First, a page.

A healthy evening routine is essential for quality sleep, but as adults, we tend to overlook how critical it is to wind down and get the rest we need.
Sleep is one of the first things I work on with my clients. In my 20s and 30s, I was a terrible sleeper. I traveled almost 48 weeks a year and was in a different bed several times a week. I overtrained and overraced in ultra-endurance competitions, wrecking my hormones and sacrificing sleep for an early morning workout.
To manage my Hashimoto's Disease and counteract accelerated aging, I decided when I hit 40 to focus on sleep. It resulted in a massive shift in how I recovered physically and mentally.
If you want to know about the products I use for sleep, listen to podcast episode 60. I won't be covering those here.
Bedtime routines tell your brain it's time to wind down. It gets you out of work or problem-solving mode and allows your brain the time to rest and relax, dream and recharge for the next day.
I recommend Matthew Walker's book Why We Sleep: Unlocking the Power of Sleep and Dreams to learn more about sleep science and The Power of When by Dr. Michael Breus. Both fascinated me and helped me change my nightly routine.
Here's what I do in the last hour before bed. Your healthy evening routine will be different. I'm only sharing mine to give you ideas on how you can prioritize and plan yours.
- I go to bed between 9-9:30 during the week. On weekends, unless I'm at a show or with friends, I still go to bed by 10 or 10:30. I try to go to bed about the same time most nights because that matters to our bodies.
- I may watch a show on TV a couple of times during the week for about an hour. On the weekends, my husband and I like to watch movies. I wear my Zenni blue-ray blocking glasses to keep the harsh light from tricking my body into thinking it's daytime and suppressing my melatonin.
- Other nights, I'll do a crossword puzzle, read, or just hang out and talk to my husband for 30-60 minutes before heading to the bedroom. He doesn't get home until about 8pm, so I'd rather talk to him than watch a show.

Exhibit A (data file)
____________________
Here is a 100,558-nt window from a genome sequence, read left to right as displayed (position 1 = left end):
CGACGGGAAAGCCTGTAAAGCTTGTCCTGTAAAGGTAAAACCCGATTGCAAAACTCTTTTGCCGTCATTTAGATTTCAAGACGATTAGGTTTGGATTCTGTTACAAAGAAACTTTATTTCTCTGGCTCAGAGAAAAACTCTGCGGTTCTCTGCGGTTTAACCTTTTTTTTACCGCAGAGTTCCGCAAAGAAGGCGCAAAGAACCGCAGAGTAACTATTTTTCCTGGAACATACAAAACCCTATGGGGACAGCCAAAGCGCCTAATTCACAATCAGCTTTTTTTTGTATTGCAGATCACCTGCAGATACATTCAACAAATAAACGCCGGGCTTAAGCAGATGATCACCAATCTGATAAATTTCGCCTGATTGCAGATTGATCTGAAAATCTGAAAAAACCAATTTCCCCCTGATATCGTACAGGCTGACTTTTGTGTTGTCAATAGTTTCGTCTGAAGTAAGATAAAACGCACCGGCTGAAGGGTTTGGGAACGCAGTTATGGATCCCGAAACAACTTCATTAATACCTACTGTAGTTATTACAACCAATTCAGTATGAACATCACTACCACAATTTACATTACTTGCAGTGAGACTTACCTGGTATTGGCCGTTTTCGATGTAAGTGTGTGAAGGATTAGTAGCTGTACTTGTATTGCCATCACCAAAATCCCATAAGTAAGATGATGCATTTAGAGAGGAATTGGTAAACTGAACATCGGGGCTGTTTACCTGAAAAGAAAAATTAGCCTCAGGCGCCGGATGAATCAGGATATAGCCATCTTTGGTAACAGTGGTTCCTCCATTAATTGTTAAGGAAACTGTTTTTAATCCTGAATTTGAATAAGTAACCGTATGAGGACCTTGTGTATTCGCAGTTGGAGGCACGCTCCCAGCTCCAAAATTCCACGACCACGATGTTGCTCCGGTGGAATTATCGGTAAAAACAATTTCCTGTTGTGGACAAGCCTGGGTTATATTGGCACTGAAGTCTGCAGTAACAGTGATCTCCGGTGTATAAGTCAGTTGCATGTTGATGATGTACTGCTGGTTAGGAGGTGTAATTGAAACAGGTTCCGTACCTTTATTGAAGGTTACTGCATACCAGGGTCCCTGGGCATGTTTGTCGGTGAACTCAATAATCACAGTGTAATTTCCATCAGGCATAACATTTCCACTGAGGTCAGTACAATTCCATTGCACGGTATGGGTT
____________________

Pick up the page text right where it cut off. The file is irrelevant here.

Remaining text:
- Sometimes I'll take a theanine supplement, but I always drink Natural Calm mixed with Kombucha at dinner. The magnesium is good in the evening, but it's more just my routine and triggers me to think…wind down.
- Most nights, I have some type of snack around 7:30 or 8pm. Often cottage cheese, flackers, TJ crispbread, cheese, olives, walnuts, or protein powder mixed with almond butter. Emphasis is on fat and protein. I'll have about 100-200 calories because otherwise, I tend to wake up hungry in the middle of the night and not be able to get back to sleep. None of these spikes my blood sugar.
- I LOVE spicy foods but try to limit those at dinner and get my hot sauce fix at breakfast or lunch. I also stop drinking caffeine by 1 or 2pm. I don't drink alcohol, so I don't have an issue with it disrupting my sleep in the middle of the night when it wears off.
- We keep the lights down pretty low in the evenings, and they automatically adjust to a calming blue hue around 8pm.
- While I would love to put my phone away in the evenings completely, I wait until my husband gets home in case he needs me. Around 7:30 or 8pm, I'll check the weather for the next day, review my Oura ring data, and decide which Daily Burn* or Crossrope workout I'll do. At 8pm, my phone screen automatically darkens, so when I pick it up, it's not bright in my eyes, and screen-time begins, limiting my ability to get to certain apps.
- An hour before bed, I put my Apollo Neuro on relax and wind down mode for 60 minutes.
- I turn on my lavender oil diffuser and get in bed, which has a pre-set temperature thanks to my 8-sleep mattress cover. I set my Apollo Neuro to sleep mode for an hour, plug in my phone, and turn it to Airplane mode.
- Sometimes I'll read a little of a book that isn't too stimulating, often fiction or a novel, but not a business book because it sparks too many ideas. I use my Amazon Kindle Paperwhite because it doesn't have the blue-ray effects that a Kindle Fire or tablet would have.
That's it! I encourage you to check out the episode on the products that are critical to my sleep routine. Think about what you are doing the last hour before bed. Is it something stimulating that keeps you up thinking? Are you looking at email, doomscrolling, or looking at what's new on Pinterest? Studies show that none of these help you relax and can even be detrimental to your sleep because of the blue rays.
Prioritize sleep. The quality of your next day depends on the quality of your sleep.